Queensland health authorities have added a number of venues to a contact tracing alert after a woman infected with coronavirus travelled into the state from Sydney.
The patient, in her 50s, linked to the cluster on Sydney’s northern beaches was infected when she flew into Brisbane on Virgin flight VA925 landing about 9.30am on Wednesday.
Queensland Health has now issued new alerts about places the woman visited across Brisbane and the Sunshine Coast.
The woman is said to have visited these places on Wednesday December 16:
- Virgin flight VA925, Sydney to Brisbane – Arrival time 9.00am/9.30am
- Brisbane Domestic Airport, Brisbane City – 9.00am/09.30am to 09.54am
- Hertz Car Rental, 1980 Sandgate Road, Boondall – 10.00am (Exchanged vehicle at 10.15am) to 10.30am
- The Glen Hotel, Eight Mile Plains – 11:00am to 2.30pm (Any patrons after 2:30pm should continue to monitor for symptoms and get tested if any develop)
- Sunshine Coast University Hospital, Birtinya – 5pm to 8.30pm
- Kawana Waters Nightcap Hotel, Buddina – 9.00pm to 7.00am the following day
- Hungry Jacks, Kawana Waters – 8.00pm to 10.00pm
She also visited these places on Thursday December 17:
- Hertz Car Rental, 1980 Sandgate Road, Boondall – 8.30am (Exchanged vehicle at 8.55am) to 9.00am
- The Prince Charles Hospital Fever Clinic, Chermside – 10.19am to 10.26am
- Coles Express, Mooloolaba – 7.00am to 7.30am
The woman travelled to the Sunshine Coast from Brisbane and stayed overnight at a hotel before returning to Brisbane on December 17 to get a test at Prince Charles Hospital after a friend notified her of the outbreak in Sydney.
The woman was considered to be infectious in Queensland for two days but is now self-isolating back on Sydney’s northern beaches after driving home following her test which came back positive on Thursday night.
Queensland chief health officer Dr Jeannette Young said the woman had been an “excellent individual” who left the state straight after her test.
“She got a hire car and drove straight down to Sydney,” she said.
“She did stop along the way but again she managed her interactions.”
Dr Young said the woman “didn’t realise” she was a risk during her stay in Queensland and she was “confident” that Queensland Health would track down all potential contacts.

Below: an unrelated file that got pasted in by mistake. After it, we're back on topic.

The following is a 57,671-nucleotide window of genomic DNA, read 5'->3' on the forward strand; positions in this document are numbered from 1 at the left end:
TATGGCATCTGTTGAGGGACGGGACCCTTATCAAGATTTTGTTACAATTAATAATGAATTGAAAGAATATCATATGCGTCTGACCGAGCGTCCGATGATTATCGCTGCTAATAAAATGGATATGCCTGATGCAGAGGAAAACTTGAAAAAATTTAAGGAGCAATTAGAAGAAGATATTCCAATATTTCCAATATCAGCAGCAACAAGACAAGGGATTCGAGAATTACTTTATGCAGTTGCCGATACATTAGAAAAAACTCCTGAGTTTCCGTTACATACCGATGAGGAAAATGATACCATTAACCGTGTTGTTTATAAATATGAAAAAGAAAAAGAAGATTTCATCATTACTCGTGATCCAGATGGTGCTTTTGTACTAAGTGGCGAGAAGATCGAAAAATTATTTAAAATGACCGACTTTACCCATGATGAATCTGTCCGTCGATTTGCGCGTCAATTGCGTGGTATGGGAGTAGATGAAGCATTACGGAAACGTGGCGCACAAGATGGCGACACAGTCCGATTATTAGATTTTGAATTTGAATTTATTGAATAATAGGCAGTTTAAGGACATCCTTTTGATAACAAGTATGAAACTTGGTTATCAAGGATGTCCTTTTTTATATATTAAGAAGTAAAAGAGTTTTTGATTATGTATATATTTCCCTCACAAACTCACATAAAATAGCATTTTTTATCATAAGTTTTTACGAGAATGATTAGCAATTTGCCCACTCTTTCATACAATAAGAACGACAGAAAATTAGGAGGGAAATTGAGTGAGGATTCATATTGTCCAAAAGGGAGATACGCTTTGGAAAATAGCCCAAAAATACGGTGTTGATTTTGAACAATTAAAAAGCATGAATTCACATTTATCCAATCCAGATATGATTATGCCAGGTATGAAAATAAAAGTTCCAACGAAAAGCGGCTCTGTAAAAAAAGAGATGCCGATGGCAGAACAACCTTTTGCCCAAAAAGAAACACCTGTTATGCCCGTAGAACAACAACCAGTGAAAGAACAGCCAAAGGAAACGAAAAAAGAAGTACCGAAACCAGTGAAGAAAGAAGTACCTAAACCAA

She is now asking anyone who was sitting near the woman on the Virgin flight to get tested immediately and quarantine for 14 days.
“Passengers on flight VA925 on 16 December seated in rows 7, 8, 9, 10 or 11 are required to get tested and quarantine for 14 days from Wednesday 16 December,” she said in a statement.
“If you were in one of those rows, you should be contacted directly by our contact tracers. Alternatively, these passengers can contact 13HEALTH.
“While the risk is low, I’m also asking all other passengers from flight VA925 on 16 December to remain vigilant and if you develop any symptoms to get tested.
“Similarly, any close contacts who dined at the Glen Hotel in Eight Mile Plains on 16 December will be contacted directly by our contact tracers.
“However, I am also asking anyone else who was at the Glen Hotel on 16 December after 11.30am to be vigilant and if you develop any symptoms to get tested immediately.”
The northern beaches has been declared a hotspot in Queensland and any resident who travels to the state from Saturday will need to quarantine for 14 days in a government hotel.
NSW Health said in a statement on Friday woman’s case was one of two fresh diagnoses under “urgent investigation”.
NSW’s chief health officer Dr Kerry Chant told media in Sydney the woman attended Avalon RSL on December 11 and left the state not knowing about the virus outbreak that had flowed from the venue.
The number of cases linked to the RSL club and the Avalon Bowling Club now stands at 28, with 15 cases of community transmission recorded in the last 24 hours.
“That individual was identified through our contact tracing efforts in NSW and we contacted that individual and that individual had already departed and was in Queensland at the time,” Dr Chant said.
“We advised them to isolate and get a test. They then contacted the Queensland officials prior to the test result coming back and were advised about safe transport back to NSW so they drove their own car and made their way back here and during that journey, they received a positive test result.”